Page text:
The Electoral College

Quinn Deasy '18, Staff Writer

What is it?

The Electoral College is one of the most important components of American democracy, but very few people understand what exactly it is. All in all, this complicated process is what decides who the next President of the United States is. How? It starts with the selection of electors, then the electors meet to vote for a president and vice president. Following voting, Congress counts the electoral votes. In the Electoral College there are 538 electors, and in order for any one candidate to win, he or she must win the majority of those electors, at least 270 votes.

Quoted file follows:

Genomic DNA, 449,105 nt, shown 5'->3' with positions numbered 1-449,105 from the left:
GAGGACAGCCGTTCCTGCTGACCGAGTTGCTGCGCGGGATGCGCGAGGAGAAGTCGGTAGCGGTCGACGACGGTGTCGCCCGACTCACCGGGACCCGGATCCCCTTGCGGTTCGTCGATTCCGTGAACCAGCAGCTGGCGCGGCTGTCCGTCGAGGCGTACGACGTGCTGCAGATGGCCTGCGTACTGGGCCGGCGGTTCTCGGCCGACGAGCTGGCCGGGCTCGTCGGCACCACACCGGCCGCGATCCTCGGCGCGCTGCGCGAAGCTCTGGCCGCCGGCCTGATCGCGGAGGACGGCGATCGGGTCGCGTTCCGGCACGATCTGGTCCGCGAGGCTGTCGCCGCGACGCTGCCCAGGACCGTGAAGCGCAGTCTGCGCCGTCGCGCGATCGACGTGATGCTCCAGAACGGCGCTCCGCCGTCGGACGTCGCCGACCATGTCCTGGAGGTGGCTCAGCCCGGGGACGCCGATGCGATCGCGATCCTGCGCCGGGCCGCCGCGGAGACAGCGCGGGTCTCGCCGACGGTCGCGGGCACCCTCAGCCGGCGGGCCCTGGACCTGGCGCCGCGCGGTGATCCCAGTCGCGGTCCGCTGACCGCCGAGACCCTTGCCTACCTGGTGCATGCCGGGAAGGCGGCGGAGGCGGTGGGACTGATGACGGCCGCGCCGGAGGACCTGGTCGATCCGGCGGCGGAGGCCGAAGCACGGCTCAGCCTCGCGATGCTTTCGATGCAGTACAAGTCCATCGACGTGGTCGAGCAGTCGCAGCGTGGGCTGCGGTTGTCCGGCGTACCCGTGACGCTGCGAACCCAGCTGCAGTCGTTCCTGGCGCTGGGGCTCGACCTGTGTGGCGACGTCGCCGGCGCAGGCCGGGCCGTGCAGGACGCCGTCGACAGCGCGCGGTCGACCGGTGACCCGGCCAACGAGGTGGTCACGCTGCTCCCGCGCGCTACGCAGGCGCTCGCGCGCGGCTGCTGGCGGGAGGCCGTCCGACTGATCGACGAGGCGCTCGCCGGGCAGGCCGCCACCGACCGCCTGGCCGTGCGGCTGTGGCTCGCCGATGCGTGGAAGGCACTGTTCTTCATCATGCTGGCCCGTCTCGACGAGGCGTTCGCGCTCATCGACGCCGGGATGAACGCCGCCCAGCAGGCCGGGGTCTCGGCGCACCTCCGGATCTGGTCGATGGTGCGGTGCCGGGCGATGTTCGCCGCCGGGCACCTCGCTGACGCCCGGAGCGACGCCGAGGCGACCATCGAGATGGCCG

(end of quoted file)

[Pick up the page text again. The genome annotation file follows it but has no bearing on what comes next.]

Problems with this process?

The Electoral College is a controversial process that many Americans have a problem with. Many people feel that it takes away from the true meaning of democracy. The people’s vote doesn’t necessarily reflect the result of the electoral vote; for example, a candidate can win the popular vote but lose the election as a whole—that happened this year. Another group of people fear “faithless electors,” those who vote against their state’s popular vote. These faithless electors typically don’t face a consequence, and if they do it is a small fine. This system was created in 1787, and has been actively used ever since. Should the Electoral College continue to be used?